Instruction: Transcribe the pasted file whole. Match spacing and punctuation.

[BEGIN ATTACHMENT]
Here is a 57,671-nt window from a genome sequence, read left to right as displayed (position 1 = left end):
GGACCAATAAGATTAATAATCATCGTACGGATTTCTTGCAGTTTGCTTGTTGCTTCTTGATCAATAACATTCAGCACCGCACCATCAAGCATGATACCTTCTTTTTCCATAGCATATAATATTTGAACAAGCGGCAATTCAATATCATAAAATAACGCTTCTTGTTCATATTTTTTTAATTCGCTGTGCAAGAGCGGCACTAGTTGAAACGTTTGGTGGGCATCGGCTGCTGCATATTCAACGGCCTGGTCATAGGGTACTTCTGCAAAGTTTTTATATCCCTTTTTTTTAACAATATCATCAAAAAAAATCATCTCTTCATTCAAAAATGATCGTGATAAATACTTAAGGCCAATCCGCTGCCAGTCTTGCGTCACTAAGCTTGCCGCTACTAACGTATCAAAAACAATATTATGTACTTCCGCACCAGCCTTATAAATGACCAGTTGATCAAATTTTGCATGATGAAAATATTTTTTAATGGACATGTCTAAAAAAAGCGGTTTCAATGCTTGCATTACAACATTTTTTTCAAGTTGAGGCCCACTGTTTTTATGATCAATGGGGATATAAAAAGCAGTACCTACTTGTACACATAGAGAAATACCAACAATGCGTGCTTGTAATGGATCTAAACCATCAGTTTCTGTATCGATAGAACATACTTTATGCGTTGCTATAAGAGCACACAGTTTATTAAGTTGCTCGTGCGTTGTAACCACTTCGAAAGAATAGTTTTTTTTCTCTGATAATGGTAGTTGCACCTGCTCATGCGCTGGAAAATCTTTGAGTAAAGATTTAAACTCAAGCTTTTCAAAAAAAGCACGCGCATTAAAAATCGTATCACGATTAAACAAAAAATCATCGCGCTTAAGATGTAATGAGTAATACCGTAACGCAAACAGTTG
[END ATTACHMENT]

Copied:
Here is a 57,671-nt window from a genome sequence, read left to right as displayed (position 1 = left end):
GGACCAATAAGATTAATAATCATCGTACGGATTTCTTGCAGTTTGCTTGTTGCTTCTTGATCAATAACATTCAGCACCGCACCATCAAGCATGATACCTTCTTTTTCCATAGCATATAATATTTGAACAAGCGGCAATTCAATATCATAAAATAACGCTTCTTGTTCATATTTTTTTAATTCGCTGTGCAAGAGCGGCACTAGTTGAAACGTTTGGTGGGCATCGGCTGCTGCATATTCAACGGCCTGGTCATAGGGTACTTCTGCAAAGTTTTTATATCCCTTTTTTTTAACAATATCATCAAAAAAAATCATCTCTTCATTCAAAAATGATCGTGATAAATACTTAAGGCCAATCCGCTGCCAGTCTTGCGTCACTAAGCTTGCCGCTACTAACGTATCAAAAACAATATTATGTACTTCCGCACCAGCCTTATAAATGACCAGTTGATCAAATTTTGCATGATGAAAATATTTTTTAATGGACATGTCTAAAAAAAGCGGTTTCAATGCTTGCATTACAACATTTTTTTCAAGTTGAGGCCCACTGTTTTTATGATCAATGGGGATATAAAAAGCAGTACCTACTTGTACACATAGAGAAATACCAACAATGCGTGCTTGTAATGGATCTAAACCATCAGTTTCTGTATCGATAGAACATACTTTATGCGTTGCTATAAGAGCACACAGTTTATTAAGTTGCTCGTGCGTTGTAACCACTTCGAAAGAATAGTTTTTTTTCTCTGATAATGGTAGTTGCACCTGCTCATGCGCTGGAAAATCTTTGAGTAAAGATTTAAACTCAAGCTTTTCAAAAAAAGCACGCGCATTAAAAATCGTATCACGATTAAACAAAAAATCATCGCGCTTAAGATGTAATGAGTAATACCGTAACGCAAACAGTTG